Artificial Intelligence and ODR
Here is the Video John references in the archive:
Lodder and Zeleznikow (2005) have considered how to provide useful decision support for those attempting to resolve disputes online. Useful techniques include the provision of advice about BATNA s, communication facilities and the ability to receive advice about trade-offs. In this webinar we elaborate upon the Lodder-Zeleznikow model by giving practical examples.
John Zeleznikow is a full professor and Head of the Laboratory for Decision Support and Dispute Resolution at the College of Business, Victoria University. He has successfully supervised 13 PhD students and received over seven million dollars in research grants.
He has authored numerous journal articles and books on dispute resolution, including:
Lodder, A. and Zeleznikow, J. 2010. Enhanced Dispute Resolution through the use of Information Technology. Cambridge University Press, Cambridge, United Kingdom.
Abrahams, B., Bellucci, E. and Zeleznikow, J. 2012 Incorporating Fairness into Development of an Integrated Multi-agent Online Dispute Resolution Environment, Group Decision and Negotiation. 21(1):3-28.
Augar, N. and Zeleznikow, J. 2013 Developing Online Support and Counseling to enhance Family Dispute Resolution in Australia. To appear in Group Decision and Negotiation.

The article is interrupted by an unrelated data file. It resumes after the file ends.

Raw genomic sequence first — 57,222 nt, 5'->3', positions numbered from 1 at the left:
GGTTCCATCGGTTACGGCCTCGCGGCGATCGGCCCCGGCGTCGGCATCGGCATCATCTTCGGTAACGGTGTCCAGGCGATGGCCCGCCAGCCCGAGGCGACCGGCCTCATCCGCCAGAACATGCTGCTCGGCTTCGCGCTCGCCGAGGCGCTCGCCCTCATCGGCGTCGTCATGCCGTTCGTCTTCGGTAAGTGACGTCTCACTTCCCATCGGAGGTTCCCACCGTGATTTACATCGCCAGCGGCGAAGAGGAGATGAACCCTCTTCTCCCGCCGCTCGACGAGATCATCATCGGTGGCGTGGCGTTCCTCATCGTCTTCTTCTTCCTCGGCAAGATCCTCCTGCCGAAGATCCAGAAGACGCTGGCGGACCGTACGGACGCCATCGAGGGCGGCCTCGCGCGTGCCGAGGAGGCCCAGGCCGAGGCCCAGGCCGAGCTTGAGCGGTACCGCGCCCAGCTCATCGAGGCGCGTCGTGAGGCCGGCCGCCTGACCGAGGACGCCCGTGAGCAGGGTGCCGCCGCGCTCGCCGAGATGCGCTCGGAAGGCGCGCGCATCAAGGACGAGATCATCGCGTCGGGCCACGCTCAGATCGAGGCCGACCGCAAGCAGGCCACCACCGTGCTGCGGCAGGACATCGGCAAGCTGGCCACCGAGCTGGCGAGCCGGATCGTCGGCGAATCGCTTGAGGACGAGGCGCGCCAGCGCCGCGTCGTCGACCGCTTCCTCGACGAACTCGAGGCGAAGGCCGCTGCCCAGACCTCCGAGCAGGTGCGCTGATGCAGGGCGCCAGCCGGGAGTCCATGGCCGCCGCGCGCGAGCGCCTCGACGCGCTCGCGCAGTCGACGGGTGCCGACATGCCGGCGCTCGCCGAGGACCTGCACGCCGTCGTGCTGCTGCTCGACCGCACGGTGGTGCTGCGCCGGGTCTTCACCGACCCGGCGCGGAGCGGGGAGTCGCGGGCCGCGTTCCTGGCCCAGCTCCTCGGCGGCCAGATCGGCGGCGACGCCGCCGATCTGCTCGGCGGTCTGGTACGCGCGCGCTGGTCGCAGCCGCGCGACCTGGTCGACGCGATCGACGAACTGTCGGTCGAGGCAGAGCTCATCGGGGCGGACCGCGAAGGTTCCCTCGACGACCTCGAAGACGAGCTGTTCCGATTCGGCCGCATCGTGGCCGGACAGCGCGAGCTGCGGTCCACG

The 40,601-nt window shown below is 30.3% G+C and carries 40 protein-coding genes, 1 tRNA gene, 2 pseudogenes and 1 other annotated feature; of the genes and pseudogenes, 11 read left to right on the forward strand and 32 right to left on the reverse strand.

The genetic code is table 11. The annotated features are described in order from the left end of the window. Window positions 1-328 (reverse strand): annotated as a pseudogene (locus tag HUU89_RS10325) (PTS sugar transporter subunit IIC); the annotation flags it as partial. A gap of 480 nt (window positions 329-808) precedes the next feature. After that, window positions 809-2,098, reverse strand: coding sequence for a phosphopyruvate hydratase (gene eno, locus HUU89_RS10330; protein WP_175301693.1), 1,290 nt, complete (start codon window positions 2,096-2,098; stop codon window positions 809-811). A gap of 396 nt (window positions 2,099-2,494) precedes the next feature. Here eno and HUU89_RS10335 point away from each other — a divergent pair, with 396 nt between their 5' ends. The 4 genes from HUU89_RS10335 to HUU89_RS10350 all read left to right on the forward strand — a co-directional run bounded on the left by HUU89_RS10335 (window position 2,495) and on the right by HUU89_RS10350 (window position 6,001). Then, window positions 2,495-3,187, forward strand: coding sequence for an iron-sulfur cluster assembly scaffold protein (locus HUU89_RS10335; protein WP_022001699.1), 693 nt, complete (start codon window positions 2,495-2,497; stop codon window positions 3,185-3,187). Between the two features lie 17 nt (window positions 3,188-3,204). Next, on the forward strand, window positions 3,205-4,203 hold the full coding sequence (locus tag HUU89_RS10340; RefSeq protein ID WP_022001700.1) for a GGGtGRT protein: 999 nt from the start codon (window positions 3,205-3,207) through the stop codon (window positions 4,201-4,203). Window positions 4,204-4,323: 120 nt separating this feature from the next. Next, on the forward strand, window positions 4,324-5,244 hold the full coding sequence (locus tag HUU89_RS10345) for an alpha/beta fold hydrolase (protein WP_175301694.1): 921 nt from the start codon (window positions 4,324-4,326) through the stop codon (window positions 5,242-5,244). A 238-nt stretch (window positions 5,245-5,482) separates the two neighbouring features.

Lodder, A. and Zeleznikow, J. 2005. Developing an Online Dispute Resolution Environment: Dialogue Tools and Negotiation Systems in a Three Step Model. The Harvard Negotiation Law Review. Vol. 10:287-338.
Mock, S., Obeidi, A. and Zeleznikow, J. 2012. A Brief Outline of the Israel–Palestinian Conflict. Group Decision and Negotiation http://0-www.springerlink.com.library.vu.edu.au/content/3v305w2m208...
Zeleznikow, J. 2011. Comparing the Israel – Palestinian dispute to Australian Family Mediation. Group Decision and Negotiation Journal. http://0-www.springerlink.com.library.vu.edu.au/content/n66201408l8... Published online 28 September 2011
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The archive for this webinar is now available for viewing. It is embedded into this discussion forum above. Please feel free to continue the conversation by posting any comments, questions, or thoughts in this forum. Enjoy! Bryan
Thank you very much for posting this webinar, it was a fascinating discussion on the potential application of Artificial Intelligence into the realm of ODR. Particularly I found it quite interesting to see the potential parameters used in establishing the decision-making template that would be employed in the "tool". I also thought that the application of Nash's game theory was interesting.
I did have one question regarding the template building of the AI. How would you take account of the potential emotionalism inherent in a stalemate? While many discussions can be resolved through a purely logical proposal, many cannot. This system is based largely on mathematical and logical parameters, but what happens when logic leaves the building? What would happen when one person just gets so mad that they are only making decisions with the intent of hurting the other party? Unfortunately, people are not always the most logical.
I know I'm late to the party, but thank you for any response.